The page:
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Kashmir protests: Indian police in Kashmir don't get a break

Kashmir protest crackdowns have brought youths to the streets to pelt Indian security forces with rocks. The police, meanwhile, are working 17-hour shifts as they grudgingly grapple with 'a political problem.'

Kashmiri protesters shout slogans near a burning government vehicle after they set it on fire during a protest at Barthana neighborhood in Srinagar, India, Wednesday, Aug. 4.

Dar Yasin/AP

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Behind "Aidl" and his comrades in the Central Reserve Police Forces (CRPF) stands a home with broken windows and pockmarked plaster from hundreds of pelted stones. He points to it when asked if he's had many stones thrown at him while patrolling this increasingly restive downtown capital of Indian-controlled Kashmir in the disputed Himalayan region.

In the past few months, thousands of boys and young men have taken to pelting Indian security forces and police with rocks, with increasing regularity. They are protesting the stifling of peaceful protest, and decades of Indian control over the region. Meanwhile, Indian police say they can't get a break.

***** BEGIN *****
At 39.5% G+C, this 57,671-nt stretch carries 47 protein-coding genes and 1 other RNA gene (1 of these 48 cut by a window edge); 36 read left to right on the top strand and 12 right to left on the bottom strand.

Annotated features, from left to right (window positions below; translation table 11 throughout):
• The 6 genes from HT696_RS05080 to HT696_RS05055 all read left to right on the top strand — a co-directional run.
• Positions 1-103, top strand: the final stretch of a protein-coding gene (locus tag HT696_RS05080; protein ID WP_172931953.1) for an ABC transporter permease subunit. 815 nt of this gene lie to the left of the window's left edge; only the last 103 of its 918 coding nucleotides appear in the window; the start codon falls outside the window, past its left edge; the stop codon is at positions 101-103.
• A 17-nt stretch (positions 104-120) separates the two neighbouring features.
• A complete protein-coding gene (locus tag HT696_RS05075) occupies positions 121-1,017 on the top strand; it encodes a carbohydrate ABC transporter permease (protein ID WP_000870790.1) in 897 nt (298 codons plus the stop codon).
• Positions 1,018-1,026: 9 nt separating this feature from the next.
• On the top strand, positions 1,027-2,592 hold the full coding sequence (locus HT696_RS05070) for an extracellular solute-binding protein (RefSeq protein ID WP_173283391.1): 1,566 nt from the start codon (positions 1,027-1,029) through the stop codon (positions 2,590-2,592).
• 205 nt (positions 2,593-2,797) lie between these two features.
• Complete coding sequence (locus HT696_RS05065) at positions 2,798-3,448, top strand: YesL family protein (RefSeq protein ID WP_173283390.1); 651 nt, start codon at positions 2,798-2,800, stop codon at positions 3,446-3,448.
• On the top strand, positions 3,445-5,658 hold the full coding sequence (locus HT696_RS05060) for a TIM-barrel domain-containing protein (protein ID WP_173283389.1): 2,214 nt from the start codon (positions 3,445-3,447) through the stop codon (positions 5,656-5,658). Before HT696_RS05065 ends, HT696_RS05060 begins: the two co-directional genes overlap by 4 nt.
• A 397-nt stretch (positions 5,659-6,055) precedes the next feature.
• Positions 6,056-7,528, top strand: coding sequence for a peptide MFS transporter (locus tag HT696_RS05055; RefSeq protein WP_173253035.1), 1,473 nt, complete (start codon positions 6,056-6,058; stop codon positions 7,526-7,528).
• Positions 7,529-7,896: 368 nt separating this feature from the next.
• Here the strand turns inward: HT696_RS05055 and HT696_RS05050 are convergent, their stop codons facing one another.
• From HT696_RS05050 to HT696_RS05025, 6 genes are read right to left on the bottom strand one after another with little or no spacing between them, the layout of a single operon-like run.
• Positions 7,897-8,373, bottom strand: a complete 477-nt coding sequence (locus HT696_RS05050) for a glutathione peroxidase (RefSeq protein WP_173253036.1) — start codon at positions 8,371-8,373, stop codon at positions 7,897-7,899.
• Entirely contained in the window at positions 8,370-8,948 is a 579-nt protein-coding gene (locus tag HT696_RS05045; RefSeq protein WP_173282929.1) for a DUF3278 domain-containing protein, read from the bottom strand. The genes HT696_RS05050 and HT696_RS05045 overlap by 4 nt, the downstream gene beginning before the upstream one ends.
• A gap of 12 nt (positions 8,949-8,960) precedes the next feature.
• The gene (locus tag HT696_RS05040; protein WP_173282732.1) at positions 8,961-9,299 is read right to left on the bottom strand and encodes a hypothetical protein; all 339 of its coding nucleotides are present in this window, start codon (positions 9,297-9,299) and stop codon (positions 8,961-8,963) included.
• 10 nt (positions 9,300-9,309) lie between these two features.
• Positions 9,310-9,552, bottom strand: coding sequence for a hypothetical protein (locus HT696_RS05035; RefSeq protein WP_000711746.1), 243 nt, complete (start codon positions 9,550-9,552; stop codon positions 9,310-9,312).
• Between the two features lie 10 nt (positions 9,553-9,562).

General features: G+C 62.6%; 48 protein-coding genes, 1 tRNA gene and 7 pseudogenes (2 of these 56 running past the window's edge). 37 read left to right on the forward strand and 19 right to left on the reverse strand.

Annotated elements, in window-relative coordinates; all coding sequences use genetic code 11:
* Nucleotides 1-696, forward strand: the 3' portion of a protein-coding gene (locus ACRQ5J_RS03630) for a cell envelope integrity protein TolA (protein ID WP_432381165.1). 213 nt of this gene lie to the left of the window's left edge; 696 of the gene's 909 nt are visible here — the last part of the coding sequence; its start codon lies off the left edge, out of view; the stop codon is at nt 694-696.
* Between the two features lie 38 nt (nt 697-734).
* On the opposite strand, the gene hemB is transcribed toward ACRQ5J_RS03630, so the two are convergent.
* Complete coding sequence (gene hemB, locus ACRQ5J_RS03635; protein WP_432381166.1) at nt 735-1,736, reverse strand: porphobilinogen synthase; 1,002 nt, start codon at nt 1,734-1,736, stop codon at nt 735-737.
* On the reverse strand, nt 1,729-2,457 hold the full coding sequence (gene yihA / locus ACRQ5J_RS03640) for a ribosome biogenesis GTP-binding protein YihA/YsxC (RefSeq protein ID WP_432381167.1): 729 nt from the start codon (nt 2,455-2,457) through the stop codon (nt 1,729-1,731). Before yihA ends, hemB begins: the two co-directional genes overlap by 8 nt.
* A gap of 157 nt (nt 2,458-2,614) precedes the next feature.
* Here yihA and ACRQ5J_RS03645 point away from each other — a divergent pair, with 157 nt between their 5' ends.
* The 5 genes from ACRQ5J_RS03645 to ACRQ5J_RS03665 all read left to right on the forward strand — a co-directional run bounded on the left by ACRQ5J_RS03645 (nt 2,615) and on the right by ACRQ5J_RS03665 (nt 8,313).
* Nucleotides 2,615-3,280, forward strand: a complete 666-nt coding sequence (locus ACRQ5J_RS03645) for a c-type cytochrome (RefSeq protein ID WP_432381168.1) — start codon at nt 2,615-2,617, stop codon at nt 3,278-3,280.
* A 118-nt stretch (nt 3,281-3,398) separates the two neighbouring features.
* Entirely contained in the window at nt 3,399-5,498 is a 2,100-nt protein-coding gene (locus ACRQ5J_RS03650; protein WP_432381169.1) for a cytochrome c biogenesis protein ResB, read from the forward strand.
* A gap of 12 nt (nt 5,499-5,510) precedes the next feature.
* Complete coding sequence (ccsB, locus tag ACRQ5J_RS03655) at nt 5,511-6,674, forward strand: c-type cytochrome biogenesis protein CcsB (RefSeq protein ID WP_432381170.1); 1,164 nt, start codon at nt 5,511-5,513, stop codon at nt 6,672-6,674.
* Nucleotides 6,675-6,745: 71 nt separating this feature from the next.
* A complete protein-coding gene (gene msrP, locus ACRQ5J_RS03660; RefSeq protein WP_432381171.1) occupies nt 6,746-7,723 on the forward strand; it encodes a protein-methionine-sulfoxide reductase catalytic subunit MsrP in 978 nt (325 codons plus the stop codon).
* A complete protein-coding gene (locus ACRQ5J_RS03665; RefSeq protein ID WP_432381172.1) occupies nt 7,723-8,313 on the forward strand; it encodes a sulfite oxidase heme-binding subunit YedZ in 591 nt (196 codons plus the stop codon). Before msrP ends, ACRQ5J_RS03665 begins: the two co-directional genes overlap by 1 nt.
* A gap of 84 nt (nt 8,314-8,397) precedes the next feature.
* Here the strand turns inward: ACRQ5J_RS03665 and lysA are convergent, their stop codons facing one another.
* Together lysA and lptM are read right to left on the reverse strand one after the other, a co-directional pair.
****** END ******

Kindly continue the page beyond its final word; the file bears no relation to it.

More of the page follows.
Syed Ali Shah Gilani, a Kashmiri separatist figure with some clout among the teenage rock throwers, appealed Wednesday for protests to remain peaceful.

"You won't find one of us who hasn't been hit by a stone and injured in some way," says Aidl, who was afraid to give his name.

To break up crowds, the paramilitary CRPF wield bamboo sticks, stones, tear gas, and rifles. The police have only a handful of tasers. "At times there are thousands of people coming after just a few of us. So then we have to use [batons] and stones to push them back," he says.


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